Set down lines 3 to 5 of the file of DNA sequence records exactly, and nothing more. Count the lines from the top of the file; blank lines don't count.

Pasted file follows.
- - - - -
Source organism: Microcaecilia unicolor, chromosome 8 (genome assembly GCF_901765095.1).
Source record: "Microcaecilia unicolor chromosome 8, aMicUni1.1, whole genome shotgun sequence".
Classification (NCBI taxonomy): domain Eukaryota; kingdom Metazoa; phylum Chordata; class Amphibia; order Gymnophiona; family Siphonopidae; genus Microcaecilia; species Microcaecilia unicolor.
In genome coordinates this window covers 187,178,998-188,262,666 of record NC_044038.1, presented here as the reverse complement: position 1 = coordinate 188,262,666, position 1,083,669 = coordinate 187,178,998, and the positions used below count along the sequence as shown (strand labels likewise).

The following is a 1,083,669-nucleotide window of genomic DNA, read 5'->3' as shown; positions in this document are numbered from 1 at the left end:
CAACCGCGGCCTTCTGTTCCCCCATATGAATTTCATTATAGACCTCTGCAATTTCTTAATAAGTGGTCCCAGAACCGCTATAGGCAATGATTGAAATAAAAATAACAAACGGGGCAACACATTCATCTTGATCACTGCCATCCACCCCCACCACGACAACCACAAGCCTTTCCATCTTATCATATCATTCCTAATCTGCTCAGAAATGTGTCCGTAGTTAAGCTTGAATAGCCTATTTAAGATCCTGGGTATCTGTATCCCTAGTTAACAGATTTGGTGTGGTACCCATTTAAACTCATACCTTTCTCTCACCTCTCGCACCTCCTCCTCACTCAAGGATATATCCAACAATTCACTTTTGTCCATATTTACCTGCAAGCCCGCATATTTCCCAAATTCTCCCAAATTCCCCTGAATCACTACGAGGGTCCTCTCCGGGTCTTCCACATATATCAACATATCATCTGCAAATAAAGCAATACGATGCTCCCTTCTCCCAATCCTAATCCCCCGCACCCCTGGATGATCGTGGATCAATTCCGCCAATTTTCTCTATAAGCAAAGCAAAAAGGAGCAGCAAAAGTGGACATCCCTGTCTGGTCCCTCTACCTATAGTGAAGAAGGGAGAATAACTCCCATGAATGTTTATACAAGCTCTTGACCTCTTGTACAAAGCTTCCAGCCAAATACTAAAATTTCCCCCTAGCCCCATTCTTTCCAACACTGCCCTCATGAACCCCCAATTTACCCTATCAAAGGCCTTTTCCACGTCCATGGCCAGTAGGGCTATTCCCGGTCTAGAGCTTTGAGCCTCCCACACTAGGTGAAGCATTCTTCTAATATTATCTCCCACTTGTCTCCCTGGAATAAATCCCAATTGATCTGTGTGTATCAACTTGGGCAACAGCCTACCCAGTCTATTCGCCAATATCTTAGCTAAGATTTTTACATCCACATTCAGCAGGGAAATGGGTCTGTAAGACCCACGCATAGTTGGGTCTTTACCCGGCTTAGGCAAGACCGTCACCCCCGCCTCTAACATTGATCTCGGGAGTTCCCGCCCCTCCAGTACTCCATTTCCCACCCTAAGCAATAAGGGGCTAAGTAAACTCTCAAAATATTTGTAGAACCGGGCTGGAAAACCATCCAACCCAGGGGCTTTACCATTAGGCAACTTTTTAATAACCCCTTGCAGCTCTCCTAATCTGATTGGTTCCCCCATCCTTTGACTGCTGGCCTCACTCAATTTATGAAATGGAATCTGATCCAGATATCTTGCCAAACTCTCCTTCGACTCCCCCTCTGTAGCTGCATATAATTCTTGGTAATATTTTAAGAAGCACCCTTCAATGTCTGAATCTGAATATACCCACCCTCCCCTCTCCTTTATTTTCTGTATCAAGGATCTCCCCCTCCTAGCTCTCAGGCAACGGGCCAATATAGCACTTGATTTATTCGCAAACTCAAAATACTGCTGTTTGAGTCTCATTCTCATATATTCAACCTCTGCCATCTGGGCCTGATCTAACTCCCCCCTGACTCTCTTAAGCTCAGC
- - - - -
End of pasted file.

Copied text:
Classification (NCBI taxonomy): domain Eukaryota; kingdom Metazoa; phylum Chordata; class Amphibia; order Gymnophiona; family Siphonopidae; genus Microcaecilia; species Microcaecilia unicolor.
In genome coordinates this window covers 187,178,998-188,262,666 of record NC_044038.1, presented here as the reverse complement: position 1 = coordinate 188,262,666, position 1,083,669 = coordinate 187,178,998, and the positions used below count along the sequence as shown (strand labels likewise).

The following is a 1,083,669-nucleotide window of genomic DNA, read 5'->3' as shown; positions in this document are numbered from 1 at the left end: